"They want to see a stronger credit profile to get a conventional mortgage," Garvin said.
Before he could get approved for a mortgage and enter a lottery for a CDC affordable housing development in Mattituck, Russell Smith said, he knew he had to improve his credit profile, which was about 600. So he pulled his credit reports last year, found some mistakes and cleared them up. He also caught up with payments on his student loans and took care of some outstanding debts. Finally, he raised his score to the high 600s -- and got approval for a loan through a U.S. Department of Agriculture home financing program. He's getting a 33-year fixed rate mortgage at 5.75 percent.
"They kept saying you need to do this and need to do that. I kept going back and forth," Smith said. "But when they told me I was approved, it was all worth it."
Lenders like to see savingsIn addition to better credit backgrounds, lenders want to see that applicants have money in the bank and are lowering their debt burdens.
Some, for instance, require that less than 40 percent of a borrower's gross monthly income would go to debt payments, which includes the mortgage, as well as car, student loan and credit card payments, said Lynn Law, director of education and counseling at the Hauppauge-based Long Island Housing Partnership, which provides homeownership counseling. Previously, some lenders would have accepted a figure as high as 50 percent.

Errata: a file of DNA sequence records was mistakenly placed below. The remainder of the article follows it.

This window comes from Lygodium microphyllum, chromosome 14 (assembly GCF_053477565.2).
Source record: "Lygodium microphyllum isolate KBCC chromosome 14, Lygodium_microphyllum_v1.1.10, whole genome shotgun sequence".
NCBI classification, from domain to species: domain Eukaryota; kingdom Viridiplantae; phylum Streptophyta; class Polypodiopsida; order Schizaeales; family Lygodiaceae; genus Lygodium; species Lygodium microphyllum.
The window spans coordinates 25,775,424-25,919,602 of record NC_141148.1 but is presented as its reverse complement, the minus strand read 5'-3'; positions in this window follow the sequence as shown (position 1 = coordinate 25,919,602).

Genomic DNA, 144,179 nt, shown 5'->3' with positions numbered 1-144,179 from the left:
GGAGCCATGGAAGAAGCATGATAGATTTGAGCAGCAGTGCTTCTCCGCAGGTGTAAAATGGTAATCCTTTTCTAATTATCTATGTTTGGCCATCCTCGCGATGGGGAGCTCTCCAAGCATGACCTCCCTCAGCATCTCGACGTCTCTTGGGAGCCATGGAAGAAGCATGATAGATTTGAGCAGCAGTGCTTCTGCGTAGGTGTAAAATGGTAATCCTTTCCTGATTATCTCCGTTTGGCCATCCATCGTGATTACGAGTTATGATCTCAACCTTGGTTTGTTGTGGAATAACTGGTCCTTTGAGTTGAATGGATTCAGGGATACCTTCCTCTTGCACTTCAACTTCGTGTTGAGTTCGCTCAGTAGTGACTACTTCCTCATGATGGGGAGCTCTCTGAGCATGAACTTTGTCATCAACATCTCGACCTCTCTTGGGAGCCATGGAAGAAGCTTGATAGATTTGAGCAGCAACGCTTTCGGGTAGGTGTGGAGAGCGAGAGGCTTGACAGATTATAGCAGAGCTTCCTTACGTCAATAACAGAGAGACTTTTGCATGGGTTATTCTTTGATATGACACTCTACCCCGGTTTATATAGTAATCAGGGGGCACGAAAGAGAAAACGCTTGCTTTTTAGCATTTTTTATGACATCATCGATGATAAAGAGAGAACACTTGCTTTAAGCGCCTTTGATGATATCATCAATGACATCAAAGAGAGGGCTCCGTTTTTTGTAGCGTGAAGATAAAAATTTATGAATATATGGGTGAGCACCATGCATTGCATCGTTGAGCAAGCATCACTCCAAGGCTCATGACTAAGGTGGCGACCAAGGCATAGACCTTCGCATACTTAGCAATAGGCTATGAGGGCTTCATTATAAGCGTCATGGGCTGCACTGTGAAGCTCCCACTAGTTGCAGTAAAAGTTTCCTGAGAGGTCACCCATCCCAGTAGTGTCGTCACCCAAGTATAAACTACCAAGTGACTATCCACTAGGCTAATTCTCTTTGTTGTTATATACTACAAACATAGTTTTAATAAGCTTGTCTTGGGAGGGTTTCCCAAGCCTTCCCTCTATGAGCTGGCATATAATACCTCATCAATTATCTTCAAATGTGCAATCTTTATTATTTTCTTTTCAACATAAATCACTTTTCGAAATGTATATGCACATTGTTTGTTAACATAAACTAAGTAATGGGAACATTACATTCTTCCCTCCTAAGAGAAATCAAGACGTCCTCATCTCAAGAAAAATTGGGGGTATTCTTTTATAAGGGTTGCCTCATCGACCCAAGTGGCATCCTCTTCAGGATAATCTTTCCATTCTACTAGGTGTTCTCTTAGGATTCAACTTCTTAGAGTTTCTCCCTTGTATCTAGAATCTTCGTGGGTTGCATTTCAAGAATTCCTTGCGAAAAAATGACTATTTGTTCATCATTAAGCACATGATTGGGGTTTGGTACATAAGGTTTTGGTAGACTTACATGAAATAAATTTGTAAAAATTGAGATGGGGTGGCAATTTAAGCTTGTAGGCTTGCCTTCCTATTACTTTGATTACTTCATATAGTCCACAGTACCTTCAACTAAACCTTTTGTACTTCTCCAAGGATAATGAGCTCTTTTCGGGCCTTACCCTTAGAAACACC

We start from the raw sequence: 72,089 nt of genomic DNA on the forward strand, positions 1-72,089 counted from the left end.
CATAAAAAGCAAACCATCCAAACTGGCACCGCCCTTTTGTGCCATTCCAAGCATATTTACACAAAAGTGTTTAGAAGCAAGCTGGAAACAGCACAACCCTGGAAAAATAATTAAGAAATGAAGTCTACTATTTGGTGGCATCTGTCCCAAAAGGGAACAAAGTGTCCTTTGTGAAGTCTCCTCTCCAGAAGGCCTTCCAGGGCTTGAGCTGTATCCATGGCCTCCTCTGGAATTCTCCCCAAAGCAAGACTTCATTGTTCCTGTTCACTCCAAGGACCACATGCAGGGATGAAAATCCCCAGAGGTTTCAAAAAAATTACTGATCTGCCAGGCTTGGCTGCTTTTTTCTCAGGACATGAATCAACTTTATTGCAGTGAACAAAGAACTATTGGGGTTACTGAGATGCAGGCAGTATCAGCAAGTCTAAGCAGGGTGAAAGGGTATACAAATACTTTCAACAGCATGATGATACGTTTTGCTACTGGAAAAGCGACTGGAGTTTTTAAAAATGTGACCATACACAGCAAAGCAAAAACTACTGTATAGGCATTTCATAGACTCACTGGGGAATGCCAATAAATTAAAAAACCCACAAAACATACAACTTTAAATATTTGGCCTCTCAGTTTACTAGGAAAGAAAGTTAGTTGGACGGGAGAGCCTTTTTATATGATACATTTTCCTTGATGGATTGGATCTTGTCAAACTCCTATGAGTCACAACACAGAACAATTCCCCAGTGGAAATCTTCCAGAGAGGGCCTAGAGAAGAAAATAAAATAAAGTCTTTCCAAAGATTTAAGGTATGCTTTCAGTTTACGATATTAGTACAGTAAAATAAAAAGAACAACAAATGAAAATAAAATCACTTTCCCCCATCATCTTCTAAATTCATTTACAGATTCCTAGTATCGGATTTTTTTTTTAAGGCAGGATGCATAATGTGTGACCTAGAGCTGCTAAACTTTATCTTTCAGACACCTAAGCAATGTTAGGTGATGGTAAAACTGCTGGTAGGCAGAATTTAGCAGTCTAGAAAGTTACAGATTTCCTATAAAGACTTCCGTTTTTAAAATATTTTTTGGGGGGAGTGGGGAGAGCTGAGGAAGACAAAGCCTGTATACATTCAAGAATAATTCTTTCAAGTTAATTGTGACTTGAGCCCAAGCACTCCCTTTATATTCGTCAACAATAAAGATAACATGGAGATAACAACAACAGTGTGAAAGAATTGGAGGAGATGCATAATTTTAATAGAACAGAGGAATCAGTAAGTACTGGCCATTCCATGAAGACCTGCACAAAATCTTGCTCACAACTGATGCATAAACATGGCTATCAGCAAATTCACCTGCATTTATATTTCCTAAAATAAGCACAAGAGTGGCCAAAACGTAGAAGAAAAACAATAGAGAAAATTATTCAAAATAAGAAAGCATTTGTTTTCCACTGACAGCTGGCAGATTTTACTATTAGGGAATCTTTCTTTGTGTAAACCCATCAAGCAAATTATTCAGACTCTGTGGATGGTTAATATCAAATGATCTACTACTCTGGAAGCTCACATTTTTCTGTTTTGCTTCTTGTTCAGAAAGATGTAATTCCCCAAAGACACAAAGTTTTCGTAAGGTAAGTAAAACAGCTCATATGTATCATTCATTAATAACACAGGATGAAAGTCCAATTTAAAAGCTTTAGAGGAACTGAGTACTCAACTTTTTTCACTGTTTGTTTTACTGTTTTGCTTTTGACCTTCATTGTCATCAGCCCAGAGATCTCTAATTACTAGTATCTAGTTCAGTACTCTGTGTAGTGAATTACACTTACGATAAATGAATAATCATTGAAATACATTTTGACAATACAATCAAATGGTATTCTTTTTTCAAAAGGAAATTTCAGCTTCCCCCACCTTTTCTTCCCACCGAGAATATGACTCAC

Also, some lenders want borrowers to have funds on hand -- in bank accounts, retirement accounts and investments -- to cover at least six months of expenses.
As for the down payment, the requirements can vary widely, experts said. Those with credit scores in the 700s and good incomes, as well as a healthy reserve fund, could secure 100 percent financing. Other borrowers may have to pay 3 percent down or 5 percent down, depending on their financial backgrounds.
Of course, first-time buyers with clean credit backgrounds and money in the bank can still secure a mortgage fairly easily.
Good credit scores pay off
Keith and Nicole Herrador moved into their Lindenhurst home in mid-June after renting a one-bedroom apartment in Brooklyn Heights. They had spent the past two years saving for a down payment and eventually accumulated nearly 10 percent. But they didn't have to worry about their credit scores, which were in the 700s, because they always paid their bills on time and never carried balances on their credit cards.
"Between looking at our credit scores and how much cash we had in reserve, we felt pretty confident we'd be approved for a mortgage," said Herrador, 29, a human resources manager in Manhattan.
And they were. The couple landed a 30-year fixed mortgage with a 6.375 interest rate.
Those who don't have such strong financial records may have to delay their dream until they pay off some debts and build up more savings, experts said."We've had to learn to say no if the credit really needs work. Not now, later," Law said. "If I see a credit score in the 500s, I think this person should wait."
That's exactly what Michelle Grant of Rosedale is doing. She and her fiance, Kenneth Goffe, want to buy a home in the Rosedale or Laurelton area of Queens, but they wouldn't be able to get a good interest rate if they applied now because of their financial backgrounds.
So they went through the CDC's first-time home buyers program to learn what they needed to do to better their chances of getting a prime mortgage.
Grant, who works as an equity research analyst at Standpoint Research in Forest Hills and as a personal trainer, is focusing on curtailing her spending, while her fiance is paying down his debts to improve his credit score, now in the mid-500s.
"I want to do the things I need to do to secure the best rate possible," said Grant, 32.